In a recent issue of the Idea Farm, Meb Faber starts a great profile on investing demigod Seth Klarman with this quote. Really stop for a minute and re-read it a couple times. Print it out and tape it to your monitor. Next time you live through a good market crash, recite it like holy writ.
The dirty little secret of the money management profession is that we all have Klarman envy. We don’t just want his returns; we actually want to be him, have his super-human emotional control, and be able to wield that power of that brain of his.
Alas, all of us mortals will have to settle for reading his out-of-print book–which sells on Amazon for thousands of dollars. So desperate are value investors to get their hands on a copy of Margin of Safety, I expect that plenty would be willing to do back-alley deals with men in trenchcoats.
At any rate, here is an excerpt of the profile:
Since founding Baupost Group in 1983, Klarman has grown it into a hedge fund giant managing as much as $30 billion. It’s flagship fund has churned out more than 17% annual returns since its founding, handily beating the S&P 500 rise of about 11% annually during that period, and doing it while often holding 40% or more of assets in cash…
Close above $110 will be bullish - good recovery so far
Some more info on this:
Some more info on this. Hope they have a better strategy than Amazon did for their smartphone:
Kodak Smartphones set to debut next year
By:Adam | December 22nd, 2014
It’s safe to say mobile devices are growing in popularity a little more each day, and everyone is getting in on the action – including Kodak. Yup, the old-school camera company is getting ready to launch the Kodak mobile device range, and it’s set to arrive sooner than you’d think…
Kodak is partnering up with Bullitt Mobile for the Kodak smartphone lineup, and as you’d expect, it is a line that will be geared towards photo lovers. That said, the new Kodak smartphones are supposed to be simple to use but powerful, and will not compromise the user experience or design according to the CEO of Bullitt Mobile, Oliver Schulte.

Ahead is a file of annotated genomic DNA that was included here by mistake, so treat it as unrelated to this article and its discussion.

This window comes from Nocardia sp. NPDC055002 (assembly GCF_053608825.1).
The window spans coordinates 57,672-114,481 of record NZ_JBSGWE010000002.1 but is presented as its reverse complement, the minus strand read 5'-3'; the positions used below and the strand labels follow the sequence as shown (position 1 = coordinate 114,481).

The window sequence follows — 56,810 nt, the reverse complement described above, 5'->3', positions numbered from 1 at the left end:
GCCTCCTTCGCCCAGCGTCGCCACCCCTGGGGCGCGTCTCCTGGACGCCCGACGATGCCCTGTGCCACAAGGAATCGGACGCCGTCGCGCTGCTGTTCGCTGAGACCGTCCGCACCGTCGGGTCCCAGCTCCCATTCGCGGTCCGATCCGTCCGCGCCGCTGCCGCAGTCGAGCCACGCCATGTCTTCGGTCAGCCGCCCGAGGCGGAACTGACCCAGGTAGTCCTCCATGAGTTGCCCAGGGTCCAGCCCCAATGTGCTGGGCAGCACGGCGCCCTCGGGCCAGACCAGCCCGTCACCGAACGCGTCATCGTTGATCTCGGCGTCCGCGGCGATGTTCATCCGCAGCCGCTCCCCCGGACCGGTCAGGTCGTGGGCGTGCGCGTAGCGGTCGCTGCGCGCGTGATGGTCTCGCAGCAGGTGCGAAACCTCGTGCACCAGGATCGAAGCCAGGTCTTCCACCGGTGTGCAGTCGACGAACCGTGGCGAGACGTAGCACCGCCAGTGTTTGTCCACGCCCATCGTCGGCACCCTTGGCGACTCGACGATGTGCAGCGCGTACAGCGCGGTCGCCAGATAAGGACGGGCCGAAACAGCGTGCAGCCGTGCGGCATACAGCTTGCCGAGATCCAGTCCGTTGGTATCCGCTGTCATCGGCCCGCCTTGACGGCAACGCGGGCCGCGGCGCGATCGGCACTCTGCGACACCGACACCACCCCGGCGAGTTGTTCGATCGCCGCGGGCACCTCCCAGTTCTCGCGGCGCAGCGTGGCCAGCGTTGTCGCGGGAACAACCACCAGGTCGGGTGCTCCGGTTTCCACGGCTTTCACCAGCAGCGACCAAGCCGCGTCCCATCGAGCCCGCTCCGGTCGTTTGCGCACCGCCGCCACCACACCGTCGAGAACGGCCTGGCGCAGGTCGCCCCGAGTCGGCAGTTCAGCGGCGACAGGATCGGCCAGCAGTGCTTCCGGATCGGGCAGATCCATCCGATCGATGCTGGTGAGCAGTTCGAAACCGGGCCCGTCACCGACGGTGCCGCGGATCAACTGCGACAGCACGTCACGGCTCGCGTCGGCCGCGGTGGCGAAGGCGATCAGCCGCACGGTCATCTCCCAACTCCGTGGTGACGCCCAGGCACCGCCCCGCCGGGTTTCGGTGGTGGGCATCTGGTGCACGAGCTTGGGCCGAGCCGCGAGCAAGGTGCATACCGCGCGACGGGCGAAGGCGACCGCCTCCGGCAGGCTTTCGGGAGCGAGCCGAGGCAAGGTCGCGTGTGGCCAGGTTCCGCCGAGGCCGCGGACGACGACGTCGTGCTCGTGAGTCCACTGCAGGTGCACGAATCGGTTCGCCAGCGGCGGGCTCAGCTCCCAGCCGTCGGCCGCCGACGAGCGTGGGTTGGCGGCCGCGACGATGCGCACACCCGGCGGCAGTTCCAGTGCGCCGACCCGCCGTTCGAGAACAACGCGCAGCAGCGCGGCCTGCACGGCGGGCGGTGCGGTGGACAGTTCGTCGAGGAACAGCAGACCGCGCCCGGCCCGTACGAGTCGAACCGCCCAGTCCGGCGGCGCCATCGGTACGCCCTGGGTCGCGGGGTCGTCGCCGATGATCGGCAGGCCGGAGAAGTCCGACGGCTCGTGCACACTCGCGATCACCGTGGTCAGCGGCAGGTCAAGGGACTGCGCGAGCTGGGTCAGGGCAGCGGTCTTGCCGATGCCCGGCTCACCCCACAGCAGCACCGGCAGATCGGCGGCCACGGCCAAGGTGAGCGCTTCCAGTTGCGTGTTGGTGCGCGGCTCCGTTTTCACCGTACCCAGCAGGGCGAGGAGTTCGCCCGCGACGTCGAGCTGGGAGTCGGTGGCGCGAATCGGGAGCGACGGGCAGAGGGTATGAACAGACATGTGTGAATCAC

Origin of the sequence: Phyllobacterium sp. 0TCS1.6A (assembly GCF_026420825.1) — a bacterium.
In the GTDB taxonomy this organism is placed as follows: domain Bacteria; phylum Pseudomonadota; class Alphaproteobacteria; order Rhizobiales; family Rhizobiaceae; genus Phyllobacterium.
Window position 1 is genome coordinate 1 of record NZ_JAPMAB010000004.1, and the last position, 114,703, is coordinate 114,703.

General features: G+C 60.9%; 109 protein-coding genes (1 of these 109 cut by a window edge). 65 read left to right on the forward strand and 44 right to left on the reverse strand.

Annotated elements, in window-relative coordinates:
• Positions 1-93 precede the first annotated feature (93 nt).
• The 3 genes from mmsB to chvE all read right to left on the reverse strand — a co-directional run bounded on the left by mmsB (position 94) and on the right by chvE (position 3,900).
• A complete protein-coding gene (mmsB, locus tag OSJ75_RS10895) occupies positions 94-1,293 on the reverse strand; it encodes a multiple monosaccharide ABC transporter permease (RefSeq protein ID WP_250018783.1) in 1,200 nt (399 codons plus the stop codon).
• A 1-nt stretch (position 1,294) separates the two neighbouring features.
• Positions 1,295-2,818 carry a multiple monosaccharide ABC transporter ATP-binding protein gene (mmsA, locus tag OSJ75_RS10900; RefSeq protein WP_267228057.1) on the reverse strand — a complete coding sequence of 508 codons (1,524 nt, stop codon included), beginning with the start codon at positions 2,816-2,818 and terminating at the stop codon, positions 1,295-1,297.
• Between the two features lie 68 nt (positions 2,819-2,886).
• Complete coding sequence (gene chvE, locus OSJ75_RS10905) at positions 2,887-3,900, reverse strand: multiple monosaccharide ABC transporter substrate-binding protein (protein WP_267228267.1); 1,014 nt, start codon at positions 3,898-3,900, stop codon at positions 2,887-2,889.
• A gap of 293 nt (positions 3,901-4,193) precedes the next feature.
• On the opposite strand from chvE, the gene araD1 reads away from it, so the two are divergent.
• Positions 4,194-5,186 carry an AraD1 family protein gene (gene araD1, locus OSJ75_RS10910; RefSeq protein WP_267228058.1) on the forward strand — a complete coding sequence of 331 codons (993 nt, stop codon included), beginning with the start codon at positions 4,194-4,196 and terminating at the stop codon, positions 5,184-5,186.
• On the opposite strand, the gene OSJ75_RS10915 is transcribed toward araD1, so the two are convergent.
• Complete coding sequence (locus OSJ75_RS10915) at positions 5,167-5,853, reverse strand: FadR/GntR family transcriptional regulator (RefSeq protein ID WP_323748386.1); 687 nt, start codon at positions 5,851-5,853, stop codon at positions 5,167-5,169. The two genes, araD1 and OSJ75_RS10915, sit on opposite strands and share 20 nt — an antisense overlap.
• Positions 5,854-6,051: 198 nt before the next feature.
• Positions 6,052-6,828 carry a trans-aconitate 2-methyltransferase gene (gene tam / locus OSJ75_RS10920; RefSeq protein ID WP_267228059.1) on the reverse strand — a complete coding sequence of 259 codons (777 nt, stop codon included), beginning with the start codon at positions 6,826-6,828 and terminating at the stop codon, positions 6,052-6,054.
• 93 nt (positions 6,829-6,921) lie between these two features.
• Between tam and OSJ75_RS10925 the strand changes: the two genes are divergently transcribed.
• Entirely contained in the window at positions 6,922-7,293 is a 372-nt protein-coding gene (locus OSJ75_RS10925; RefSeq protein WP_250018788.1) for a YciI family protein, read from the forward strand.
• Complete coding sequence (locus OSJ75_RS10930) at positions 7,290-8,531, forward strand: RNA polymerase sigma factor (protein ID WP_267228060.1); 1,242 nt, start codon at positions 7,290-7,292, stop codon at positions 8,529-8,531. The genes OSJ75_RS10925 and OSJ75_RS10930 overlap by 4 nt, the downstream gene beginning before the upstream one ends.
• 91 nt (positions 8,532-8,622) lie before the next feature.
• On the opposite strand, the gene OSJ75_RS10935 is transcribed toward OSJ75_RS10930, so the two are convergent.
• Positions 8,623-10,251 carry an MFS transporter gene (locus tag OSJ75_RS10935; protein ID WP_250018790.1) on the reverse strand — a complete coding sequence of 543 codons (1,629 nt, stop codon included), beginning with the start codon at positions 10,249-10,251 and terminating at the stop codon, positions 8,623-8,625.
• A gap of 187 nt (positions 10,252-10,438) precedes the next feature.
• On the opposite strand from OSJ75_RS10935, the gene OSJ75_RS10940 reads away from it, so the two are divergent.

In terms of the Kodak smartphone specs, we have no idea of what to expect at this time although they did touch on a few of the software features. The camera-centric devices will come with pre-loaded management and sharing features along with “bespoke” image capture. Remote management software was also mentioned, but that’s all we know at the moment.
The upcoming Kodak lineup doesn’t sound like it’s going to be full of half-baked products as the companies appear to be concentrating on photo enthusiasts. It will be a niche product, but it may just be the one shutterbugs have been longing for. We won’t have to wait long to find out, as the first Kodak smartphone will launch at CES 2015 in a few short weeks.
Maybe Baupost went along with this in exchange for his full cooperation when it comes time to accepting a BO offer.
Also - wouldn't be surprised to see one or two upgrades Monday morning.
At the very least, the timing of this conference in mid Jan should limit the amount of year-end tax selling in the stock. Sell now and you have to wait 30 days to buy back to avoid the wash sale rule. Don't think that any long time holders would want to be out of the stock when this conference takes place.
If no BO before then - the approval will seal the deal.
I'll buy more here and hold for 2-3 years - at some point this will move substantially higher
Does this mean results will be reported in January? Or does it takes significant time to analyze the data and report it?
They didn't hit their own launch timeline. On Sept. 5th they announced they would launch within 12 weeks. I know a few weeks' delay until the end of the year is not a big deal in the overall scheme of things - but it doesn't reflect well on their ability to execute in a timely manner. My hope is that they needed the extra time to ensure things go smoothly at launch, to update all marketing materials with the new drug name, and to accumulate pre-orders so they have high script rates right out of the gate.
Keep those bribes coming - that's the only language the Chinese government understands.
I think Baupost's plan is to have Keryx get two quarters of sales under their belt - hopefully with an accelerating monthly script rate. That should drive the pps into the 20s. Then the BO around mid 2015 can be in the $35-40 range.